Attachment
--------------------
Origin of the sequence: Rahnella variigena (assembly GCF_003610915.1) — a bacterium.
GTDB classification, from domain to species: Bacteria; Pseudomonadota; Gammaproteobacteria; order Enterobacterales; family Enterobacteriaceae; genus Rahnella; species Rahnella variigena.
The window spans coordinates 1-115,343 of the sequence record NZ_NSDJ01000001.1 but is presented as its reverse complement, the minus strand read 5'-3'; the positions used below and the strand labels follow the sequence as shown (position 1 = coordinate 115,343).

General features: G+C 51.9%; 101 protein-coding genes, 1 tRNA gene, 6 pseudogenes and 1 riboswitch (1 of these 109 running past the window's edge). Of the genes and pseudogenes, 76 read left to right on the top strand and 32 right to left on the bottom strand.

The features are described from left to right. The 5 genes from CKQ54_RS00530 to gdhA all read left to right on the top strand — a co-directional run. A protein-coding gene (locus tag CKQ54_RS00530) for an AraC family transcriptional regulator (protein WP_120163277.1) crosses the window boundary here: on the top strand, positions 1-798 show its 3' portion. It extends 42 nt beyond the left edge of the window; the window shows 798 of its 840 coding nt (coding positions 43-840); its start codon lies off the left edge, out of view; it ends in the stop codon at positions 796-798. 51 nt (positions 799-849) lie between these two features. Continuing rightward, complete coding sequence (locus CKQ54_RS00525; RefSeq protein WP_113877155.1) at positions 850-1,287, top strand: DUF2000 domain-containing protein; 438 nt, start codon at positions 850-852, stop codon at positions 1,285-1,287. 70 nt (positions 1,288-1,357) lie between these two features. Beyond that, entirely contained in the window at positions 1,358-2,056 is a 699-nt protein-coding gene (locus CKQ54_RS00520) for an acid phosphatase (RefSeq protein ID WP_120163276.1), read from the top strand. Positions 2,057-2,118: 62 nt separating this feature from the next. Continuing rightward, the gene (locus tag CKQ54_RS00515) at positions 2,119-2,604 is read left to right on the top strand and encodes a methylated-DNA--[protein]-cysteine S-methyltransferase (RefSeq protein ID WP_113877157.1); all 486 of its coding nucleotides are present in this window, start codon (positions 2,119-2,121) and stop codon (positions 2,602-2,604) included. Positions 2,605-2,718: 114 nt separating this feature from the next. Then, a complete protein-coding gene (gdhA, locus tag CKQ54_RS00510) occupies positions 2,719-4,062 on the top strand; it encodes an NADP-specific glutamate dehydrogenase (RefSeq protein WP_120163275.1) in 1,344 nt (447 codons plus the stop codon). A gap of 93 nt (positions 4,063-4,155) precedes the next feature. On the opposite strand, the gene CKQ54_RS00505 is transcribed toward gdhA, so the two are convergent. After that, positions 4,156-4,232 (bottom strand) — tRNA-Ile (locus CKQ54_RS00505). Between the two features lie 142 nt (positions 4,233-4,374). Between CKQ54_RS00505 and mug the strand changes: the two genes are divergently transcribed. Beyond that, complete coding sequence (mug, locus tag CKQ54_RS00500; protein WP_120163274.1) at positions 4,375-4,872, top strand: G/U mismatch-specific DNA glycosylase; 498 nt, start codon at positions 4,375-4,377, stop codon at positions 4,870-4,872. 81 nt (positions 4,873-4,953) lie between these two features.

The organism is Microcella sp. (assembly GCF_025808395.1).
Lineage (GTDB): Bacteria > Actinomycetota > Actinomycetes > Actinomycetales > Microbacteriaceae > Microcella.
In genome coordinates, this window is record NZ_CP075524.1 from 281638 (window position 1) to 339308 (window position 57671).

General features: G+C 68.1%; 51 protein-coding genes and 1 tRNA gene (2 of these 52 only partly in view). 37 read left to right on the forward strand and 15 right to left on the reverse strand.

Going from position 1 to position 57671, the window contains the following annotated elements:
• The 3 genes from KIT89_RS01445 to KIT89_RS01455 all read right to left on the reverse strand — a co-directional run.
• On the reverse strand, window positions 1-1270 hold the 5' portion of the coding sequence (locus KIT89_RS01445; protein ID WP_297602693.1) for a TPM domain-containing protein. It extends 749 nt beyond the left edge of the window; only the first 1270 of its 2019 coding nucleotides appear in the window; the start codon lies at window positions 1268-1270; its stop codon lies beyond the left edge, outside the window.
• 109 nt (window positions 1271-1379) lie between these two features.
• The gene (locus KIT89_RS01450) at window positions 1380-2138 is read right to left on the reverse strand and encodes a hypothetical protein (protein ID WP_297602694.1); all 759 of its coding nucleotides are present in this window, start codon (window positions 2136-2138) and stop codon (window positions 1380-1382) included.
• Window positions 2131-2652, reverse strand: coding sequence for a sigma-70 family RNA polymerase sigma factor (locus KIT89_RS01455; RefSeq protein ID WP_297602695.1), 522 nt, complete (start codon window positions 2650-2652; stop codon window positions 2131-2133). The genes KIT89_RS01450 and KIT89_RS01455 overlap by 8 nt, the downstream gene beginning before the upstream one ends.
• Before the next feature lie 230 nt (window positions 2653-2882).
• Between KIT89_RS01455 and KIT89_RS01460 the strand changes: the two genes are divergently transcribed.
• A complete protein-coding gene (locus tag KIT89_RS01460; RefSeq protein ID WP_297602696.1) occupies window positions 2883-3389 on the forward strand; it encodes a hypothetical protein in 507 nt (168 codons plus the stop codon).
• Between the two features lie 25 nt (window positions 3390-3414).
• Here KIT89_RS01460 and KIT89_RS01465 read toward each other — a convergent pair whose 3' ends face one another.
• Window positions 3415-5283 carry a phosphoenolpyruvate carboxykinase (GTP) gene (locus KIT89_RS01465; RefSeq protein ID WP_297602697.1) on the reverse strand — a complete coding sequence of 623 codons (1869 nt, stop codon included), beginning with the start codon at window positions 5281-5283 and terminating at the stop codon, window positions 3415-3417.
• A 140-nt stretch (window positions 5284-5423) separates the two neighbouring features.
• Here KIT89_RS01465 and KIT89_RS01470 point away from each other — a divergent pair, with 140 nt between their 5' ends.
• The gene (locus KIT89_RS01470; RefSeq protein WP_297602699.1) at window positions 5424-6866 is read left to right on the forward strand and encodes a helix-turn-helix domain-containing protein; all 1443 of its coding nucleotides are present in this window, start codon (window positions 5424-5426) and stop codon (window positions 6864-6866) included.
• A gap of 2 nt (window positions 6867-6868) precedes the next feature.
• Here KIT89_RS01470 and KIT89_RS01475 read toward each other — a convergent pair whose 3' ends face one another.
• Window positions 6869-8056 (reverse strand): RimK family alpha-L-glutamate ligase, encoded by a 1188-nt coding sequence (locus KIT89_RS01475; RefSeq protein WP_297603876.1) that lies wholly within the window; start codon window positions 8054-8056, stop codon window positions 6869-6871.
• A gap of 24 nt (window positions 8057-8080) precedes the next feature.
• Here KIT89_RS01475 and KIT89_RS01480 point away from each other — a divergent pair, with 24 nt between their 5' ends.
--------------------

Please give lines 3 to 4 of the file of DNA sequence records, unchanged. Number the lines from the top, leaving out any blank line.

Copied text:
The window spans coordinates 1-115,343 of the sequence record NZ_NSDJ01000001.1 but is presented as its reverse complement, the minus strand read 5'-3'; the positions used below and the strand labels follow the sequence as shown (position 1 = coordinate 115,343).

General features: G+C 51.9%; 101 protein-coding genes, 1 tRNA gene, 6 pseudogenes and 1 riboswitch (1 of these 109 running past the window's edge). Of the genes and pseudogenes, 76 read left to right on the top strand and 32 right to left on the bottom strand.